On June 6, 2016, the U.S. Supreme Court ruled that a class action by advertisers against Internet search giant Google could go forward, despite Google’s attempts to have the class action thrown out. The lawsuit centers around claims by advertisers that Google was not transparent regarding the placement of purchased ads on the site.
The class action was filed against Google in 2008, relating to ads that were placed with Google between 2004 and 2008. Advertisers are alleging that they were misled when the purchased ads through Google’s AdWords service. Specifically, the class members contend that they did not expect that purchased ads would be placed on error pages and inactive domain sites.
The AdWords service was primarily intended to place purchased ads alongside relevant or related Google Internet search results. According to the plaintiffs, Google did not disclose that the ads would also appear in places that advertisers considered undesirable, such as error pages or undeveloped websites that are know as parked domains.
Concealing that information, the lawsuit contends, was misleading and a violation of California fair advertising laws. The advertisers are now seeking a refund of their payments.
A federal district court ruled in 2012 that the case could not move forward as a class action, because each advertiser would receive different damages. Under a 2011 Supreme Court decision, class actions can proceed only if the claims can be resolved on a class-wide basis. Google had argued that the damages had to be calculated on an individual basis for each of the advertisers in question, meaning the case could not proceed as a class action.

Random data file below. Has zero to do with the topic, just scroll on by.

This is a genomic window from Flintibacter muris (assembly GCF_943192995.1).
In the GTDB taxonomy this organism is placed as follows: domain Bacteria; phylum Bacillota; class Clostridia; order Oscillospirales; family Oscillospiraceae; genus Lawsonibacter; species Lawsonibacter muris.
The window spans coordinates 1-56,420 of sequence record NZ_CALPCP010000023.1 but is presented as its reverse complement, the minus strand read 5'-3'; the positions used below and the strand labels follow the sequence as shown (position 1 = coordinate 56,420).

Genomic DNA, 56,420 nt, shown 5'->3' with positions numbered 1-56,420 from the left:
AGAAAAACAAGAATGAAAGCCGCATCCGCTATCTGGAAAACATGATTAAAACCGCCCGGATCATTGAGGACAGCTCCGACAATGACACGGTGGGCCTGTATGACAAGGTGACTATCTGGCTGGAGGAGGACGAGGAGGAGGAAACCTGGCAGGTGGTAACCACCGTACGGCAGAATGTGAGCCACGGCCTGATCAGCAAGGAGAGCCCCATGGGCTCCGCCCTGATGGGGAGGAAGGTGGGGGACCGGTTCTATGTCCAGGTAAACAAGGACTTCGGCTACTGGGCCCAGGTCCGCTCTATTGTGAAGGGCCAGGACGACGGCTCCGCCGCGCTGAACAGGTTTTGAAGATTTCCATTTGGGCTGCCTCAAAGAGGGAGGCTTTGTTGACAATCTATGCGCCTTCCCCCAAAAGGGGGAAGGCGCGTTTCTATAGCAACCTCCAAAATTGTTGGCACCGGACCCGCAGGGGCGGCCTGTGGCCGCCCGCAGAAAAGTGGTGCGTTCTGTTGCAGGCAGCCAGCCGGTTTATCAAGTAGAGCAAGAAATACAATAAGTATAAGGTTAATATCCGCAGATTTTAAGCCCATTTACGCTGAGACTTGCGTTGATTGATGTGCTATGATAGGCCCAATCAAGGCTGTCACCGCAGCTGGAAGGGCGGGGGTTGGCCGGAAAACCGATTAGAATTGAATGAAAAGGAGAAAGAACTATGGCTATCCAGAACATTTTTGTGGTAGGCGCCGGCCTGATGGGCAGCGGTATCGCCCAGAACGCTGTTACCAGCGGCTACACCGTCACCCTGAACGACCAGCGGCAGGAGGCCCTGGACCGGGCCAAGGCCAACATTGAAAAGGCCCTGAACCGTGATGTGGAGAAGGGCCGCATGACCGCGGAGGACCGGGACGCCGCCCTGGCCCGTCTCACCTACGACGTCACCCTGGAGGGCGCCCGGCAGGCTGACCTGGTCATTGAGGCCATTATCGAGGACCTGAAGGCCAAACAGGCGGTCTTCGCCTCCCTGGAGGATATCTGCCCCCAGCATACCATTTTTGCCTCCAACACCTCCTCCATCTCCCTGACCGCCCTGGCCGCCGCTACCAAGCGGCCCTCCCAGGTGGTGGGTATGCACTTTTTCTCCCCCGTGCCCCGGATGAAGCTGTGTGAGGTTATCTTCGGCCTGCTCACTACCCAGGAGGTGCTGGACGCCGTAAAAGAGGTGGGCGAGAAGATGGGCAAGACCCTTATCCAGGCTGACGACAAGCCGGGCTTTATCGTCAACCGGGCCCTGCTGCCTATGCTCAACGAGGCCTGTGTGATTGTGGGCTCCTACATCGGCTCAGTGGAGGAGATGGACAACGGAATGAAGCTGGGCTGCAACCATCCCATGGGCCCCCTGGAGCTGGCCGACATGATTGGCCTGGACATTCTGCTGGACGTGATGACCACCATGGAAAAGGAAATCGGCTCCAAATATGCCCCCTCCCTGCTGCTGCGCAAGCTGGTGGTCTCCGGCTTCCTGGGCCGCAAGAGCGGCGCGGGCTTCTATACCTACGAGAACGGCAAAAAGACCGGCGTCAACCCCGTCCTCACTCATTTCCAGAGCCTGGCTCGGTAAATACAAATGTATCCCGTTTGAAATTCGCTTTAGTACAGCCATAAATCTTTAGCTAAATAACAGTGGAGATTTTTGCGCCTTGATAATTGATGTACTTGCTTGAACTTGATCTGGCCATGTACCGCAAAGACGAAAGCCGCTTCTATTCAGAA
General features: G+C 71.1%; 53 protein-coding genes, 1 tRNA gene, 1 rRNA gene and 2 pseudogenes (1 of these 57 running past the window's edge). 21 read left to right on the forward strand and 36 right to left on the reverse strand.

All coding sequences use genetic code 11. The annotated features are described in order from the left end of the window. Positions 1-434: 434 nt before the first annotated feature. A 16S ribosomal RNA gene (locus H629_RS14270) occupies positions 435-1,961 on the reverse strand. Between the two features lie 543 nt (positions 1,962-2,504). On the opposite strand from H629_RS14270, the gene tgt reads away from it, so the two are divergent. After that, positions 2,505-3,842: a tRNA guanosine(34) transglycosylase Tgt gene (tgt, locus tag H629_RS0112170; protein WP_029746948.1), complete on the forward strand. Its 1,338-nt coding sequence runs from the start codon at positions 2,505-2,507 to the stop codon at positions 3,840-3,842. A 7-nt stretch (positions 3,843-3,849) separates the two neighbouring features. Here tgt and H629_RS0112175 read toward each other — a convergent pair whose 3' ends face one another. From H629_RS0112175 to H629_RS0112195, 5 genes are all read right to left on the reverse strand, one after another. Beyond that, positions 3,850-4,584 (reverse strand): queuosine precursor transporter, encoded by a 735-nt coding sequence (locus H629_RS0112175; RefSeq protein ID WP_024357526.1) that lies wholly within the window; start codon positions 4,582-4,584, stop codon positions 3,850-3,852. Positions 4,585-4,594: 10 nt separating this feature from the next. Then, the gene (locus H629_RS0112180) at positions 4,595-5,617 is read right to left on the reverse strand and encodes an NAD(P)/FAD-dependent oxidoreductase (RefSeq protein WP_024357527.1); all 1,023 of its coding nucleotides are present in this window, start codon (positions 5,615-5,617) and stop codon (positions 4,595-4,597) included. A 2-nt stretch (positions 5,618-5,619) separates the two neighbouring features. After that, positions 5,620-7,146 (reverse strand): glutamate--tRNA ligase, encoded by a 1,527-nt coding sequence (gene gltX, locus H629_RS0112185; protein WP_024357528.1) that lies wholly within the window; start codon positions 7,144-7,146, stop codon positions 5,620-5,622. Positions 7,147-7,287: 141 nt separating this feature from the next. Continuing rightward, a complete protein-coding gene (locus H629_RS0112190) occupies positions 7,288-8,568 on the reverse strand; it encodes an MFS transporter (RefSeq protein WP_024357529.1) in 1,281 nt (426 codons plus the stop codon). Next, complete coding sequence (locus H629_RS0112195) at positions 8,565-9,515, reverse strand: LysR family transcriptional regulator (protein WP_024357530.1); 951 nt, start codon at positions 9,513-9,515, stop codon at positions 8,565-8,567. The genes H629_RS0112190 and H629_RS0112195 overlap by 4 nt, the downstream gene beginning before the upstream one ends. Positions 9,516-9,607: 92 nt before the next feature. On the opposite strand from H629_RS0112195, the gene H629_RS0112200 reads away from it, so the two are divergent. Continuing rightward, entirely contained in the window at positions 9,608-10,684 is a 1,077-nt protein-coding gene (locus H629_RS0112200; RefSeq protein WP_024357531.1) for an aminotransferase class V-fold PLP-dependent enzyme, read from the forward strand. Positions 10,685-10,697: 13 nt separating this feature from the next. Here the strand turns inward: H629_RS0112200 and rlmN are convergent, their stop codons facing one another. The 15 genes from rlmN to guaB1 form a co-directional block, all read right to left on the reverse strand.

The U.S. Court of Appeals for the Ninth Circuit, based in San Francisco, overturned that decision last September, ruling that the case could go forward as a class action. The court rejected Google’s damages arguments, holding that damages could be calculated for all class members via a formula.
Google appealed the Ninth Circuit’s ruling to the U.S. Supreme Court, who declined to hear the appeal. By refusing to hear the case, the Supreme Court functionally upheld the Ninth Circuit’s decision and allowed the case to move forward as a class action lawsuit. The decision not to hear the appeal is being seen as a major win for the advertisers.
Consult an Experienced Class Action Attorney
Class actions are not like other lawsuits, and can often seem confusing to those who are unfamiliar with the process. There are strict rules that govern whether a case can be brought as a class action, and who can be included as a class member. Class action attorneys specialize in these kinds of cases, and are here to demystify the process.
At McCuneWright, LLP, we have a proven track record of bringing class actions in all types of cases, including consumer fraud, personal injury, product liability, and wrongful termination. With over twenty-five years experience handling class actions, our dedicated attorneys can answer any questions you may have about how class actions work. If you or a loved is considering filing a class action, contact us today for a free consultation to determine the best approach to getting the compensation you deserve.